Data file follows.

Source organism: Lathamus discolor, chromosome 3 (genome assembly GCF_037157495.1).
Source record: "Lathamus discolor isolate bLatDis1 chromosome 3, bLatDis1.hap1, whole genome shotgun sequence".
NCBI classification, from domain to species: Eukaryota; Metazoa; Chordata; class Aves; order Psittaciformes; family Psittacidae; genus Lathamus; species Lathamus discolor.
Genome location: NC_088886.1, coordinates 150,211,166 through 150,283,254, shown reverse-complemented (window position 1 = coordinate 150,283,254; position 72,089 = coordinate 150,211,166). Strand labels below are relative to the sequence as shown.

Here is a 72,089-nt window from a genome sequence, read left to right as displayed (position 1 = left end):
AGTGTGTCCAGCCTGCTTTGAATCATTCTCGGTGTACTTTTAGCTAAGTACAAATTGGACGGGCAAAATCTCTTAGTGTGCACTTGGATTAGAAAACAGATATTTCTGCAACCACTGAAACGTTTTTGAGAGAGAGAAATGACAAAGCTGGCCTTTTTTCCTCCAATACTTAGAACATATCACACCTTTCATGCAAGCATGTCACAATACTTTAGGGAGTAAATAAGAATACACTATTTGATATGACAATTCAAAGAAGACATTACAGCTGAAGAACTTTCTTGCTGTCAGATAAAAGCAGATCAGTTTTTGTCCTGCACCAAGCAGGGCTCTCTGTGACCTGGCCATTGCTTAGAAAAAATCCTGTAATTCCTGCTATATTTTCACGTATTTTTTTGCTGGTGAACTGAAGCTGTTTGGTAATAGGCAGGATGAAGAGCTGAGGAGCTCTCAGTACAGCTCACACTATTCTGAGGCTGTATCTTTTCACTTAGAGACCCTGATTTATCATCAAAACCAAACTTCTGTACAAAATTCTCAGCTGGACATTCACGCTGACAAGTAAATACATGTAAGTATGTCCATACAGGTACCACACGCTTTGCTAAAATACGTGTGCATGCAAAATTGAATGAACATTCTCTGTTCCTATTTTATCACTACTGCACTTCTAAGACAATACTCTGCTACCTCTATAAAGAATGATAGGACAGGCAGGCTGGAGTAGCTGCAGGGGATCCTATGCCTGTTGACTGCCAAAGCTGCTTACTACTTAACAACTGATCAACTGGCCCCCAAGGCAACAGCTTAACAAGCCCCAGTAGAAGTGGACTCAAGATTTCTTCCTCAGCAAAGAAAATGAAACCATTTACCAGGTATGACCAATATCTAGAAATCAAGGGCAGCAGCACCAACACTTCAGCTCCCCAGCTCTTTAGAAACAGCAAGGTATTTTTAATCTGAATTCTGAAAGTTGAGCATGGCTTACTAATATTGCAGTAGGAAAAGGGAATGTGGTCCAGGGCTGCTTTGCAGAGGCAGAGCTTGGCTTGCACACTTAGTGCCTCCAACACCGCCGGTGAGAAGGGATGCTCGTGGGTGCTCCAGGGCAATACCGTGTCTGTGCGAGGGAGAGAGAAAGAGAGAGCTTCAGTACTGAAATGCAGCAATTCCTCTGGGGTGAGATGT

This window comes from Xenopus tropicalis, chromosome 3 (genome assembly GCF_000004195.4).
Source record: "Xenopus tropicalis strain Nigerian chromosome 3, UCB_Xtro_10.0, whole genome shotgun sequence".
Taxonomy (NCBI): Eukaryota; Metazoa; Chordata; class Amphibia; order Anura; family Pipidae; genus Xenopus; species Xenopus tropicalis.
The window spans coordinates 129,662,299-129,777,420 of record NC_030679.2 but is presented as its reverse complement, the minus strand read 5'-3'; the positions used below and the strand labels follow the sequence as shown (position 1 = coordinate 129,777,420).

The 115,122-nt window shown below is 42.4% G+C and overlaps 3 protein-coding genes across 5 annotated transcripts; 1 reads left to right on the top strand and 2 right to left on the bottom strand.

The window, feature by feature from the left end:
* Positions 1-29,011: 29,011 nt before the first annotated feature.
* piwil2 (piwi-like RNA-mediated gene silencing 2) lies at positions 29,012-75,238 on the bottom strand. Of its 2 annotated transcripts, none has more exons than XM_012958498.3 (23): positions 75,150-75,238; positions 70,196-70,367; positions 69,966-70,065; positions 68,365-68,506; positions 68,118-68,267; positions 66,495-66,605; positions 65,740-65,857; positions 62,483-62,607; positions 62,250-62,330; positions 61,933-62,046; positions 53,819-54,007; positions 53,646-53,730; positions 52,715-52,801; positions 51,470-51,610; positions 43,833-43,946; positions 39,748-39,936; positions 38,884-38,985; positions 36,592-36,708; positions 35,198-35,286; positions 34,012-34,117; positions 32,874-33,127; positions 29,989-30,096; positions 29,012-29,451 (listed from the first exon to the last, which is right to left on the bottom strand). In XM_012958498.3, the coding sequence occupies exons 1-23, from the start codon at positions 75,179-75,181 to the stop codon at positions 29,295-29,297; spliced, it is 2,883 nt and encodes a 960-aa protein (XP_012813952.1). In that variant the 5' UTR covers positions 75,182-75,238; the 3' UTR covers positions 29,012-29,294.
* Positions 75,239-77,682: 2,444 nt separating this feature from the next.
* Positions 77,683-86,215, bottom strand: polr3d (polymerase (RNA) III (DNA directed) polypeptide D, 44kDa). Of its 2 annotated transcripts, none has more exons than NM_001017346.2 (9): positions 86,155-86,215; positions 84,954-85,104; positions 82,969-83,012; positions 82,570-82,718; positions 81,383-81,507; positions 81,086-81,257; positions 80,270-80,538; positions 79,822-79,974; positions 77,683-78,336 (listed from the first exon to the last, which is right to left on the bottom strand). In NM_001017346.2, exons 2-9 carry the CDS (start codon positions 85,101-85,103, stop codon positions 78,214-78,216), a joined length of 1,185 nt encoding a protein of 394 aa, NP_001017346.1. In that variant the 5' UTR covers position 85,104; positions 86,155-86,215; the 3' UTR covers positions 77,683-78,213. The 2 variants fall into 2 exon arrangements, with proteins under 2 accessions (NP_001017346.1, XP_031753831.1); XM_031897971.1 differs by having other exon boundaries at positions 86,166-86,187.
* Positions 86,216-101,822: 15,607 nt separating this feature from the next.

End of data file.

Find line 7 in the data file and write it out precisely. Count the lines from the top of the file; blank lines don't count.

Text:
This window comes from Xenopus tropicalis, chromosome 3 (genome assembly GCF_000004195.4).